Conglomerate mergers between large, established firms and smaller innovators also play an important role in fostering innovation—and, thus, product competition—in, for example, the pharmaceutical industry. As the Congressional Budget Office (CBO) explains:

The acquisition of a small company by a larger one can create efficiencies that might increase the combined value of the firms by allowing drug companies of different sizes…to specialize in activities in which they have a comparative advantage. Small companies—with relatively fewer administrative staff, less expertise in conducting clinical trials, and less physical and financial capital to manage—can concentrate primarily on research. For their part, large drug companies are much better capitalized and can more easily finance and manage clinical trials. They also have readier access to markets through established drug distribution networks and relationships with buyers.[92]

Conglomerate mergers in the pharmaceutical industry thus can realize the procompetitive effects of vertical combinations (creating efficiencies) while avoiding the anticompetitive effects of horizontal mergers (eliminating competition).

That is not to say conglomerate mergers can never lead to higher prices. Recent research on bargaining models indicates it is possible for cross-market acquisitions to facilitate a price increase. Such models do not, however, suggest that is a likely result. Instead, empirical research indicates that, generally, “cross-market acquisitions by larger companies do not have a significant effect on price.”[93] Moreover, a common theory of competitive harm holds only “as long as” the parties’ “products have common customers.”[94] Hospital acquisitions may provide a special case, in that they may cross geographic markets even if they do not cross product markets. Moreover, geographic markets may have different boundaries from the perspectives of patients and third-party payors.[95] Put another way, certain provider mergers that may be deemed cross-market transactions from a patient perspective may also alter provider bargaining with health plans for whom the providers are substitutes (or complements); hence, from another perspective, they are within the same geographic market. In that regard, additional research[96] and additional enforcement experience may, in time, lead to further refinements in hospital-merger scrutiny.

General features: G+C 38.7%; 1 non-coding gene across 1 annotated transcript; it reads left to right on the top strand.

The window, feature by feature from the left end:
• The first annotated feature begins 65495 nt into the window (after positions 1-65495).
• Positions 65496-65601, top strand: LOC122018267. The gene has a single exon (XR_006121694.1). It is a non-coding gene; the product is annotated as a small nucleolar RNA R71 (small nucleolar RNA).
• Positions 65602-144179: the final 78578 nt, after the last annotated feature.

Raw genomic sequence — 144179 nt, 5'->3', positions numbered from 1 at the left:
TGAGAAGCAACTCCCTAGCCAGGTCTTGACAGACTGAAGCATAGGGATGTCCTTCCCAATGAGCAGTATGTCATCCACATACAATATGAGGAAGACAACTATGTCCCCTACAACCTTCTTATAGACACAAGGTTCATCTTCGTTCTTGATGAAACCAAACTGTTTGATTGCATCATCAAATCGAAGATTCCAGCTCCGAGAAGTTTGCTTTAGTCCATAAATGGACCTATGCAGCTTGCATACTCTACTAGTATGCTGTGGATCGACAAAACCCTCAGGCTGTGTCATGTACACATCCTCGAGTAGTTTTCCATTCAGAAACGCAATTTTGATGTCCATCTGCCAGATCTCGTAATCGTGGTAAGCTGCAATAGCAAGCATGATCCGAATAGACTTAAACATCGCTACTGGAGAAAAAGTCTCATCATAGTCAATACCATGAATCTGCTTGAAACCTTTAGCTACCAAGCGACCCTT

Of course, none of this is to say that the agencies should not scrutinize vertical or conglomerate mergers involving health-care providers. Further research might sharpen the agencies’ understanding of specific industries in which, or circumstances under which, provider acquisitions may be more or less likely to raise competitive concerns. Ongoing research by the agencies—including BE staff research[97]—will no doubt further that goal.

But, as we note above, a single study is not a body of literature, much less one that is mature or settled. Indeed, a single study suggesting that certain private-equity acquisitions of hospitals are associated with poorer quality in-patient care, at least on certain measures (chiefly, falls and central-line infections for Medicare beneficiaries)[98] may, indeed, inform merger scrutiny, but such average effects from a single noncausal study, driven by select effects in a select patient population, cannot suffice to establish that such acquisitions are anticompetitive on net, on average, much less that they “always or almost always tend to restrict competition and reduce output.” More plausibly, it may be pertinent to questions of, e.g., when to issue a second request or commence a formal investigation, at least at the margin.

Similarly, future research may sharpen the agencies’ understanding of the conditions under which vertical (or conglomerate) acquisitions by third-party payors are more, or less, likely to raise competition concerns. Such research might be bolstered by additional enforcement experience with such acquisitions, but we expect that the present RFI is not well-designed to further agency understanding much beyond that already available to agency staff.

D.  A Provider’s For-Profit or Not-for-Profit Status May Say Little About the Likely Competitive Effects of Mergers or Acquisitions Involving that Provider

As noted above, we were struck by a statement at the outset of the RFI: “Given recent trends, we are concerned that transactions may generate profits for those firms at the expense of patients’ health, workers’ safety, and affordable health care for patients and taxpayers.”[99] To be sure, some transactions do just that. There is no doubt that the antitrust laws are broadly applicable to health-care transactions or that particular provider mergers, under particular facts and circumstances, may violate the antitrust laws, harming competition and consumer welfare.[100] And nonprice effects, such as quality of care, may factor in antitrust scrutiny of a provider merger.[101]

Nonetheless, the agencies understand that antitrust law and economics do not recognize any general or fundamental tension between firm profits, on the one hand, and the consumer benefits typically associated with price and nonprice competition in goods and services markets, on the other. Moreover, considerable research militates against the suggestion that for-profit and not-for-profit providers should be distinguished for the purposes of merger scrutiny. As Martin Gaynor—former director of the FTC Bureau of Economics and presently special advisor to the assistant U.S. attorney general for antitrust—summarized in testimony before the Senate Judiciary Committee: “Research evidence shows not-for-profit hospitals exploit market power just as much as for-profits.”[102]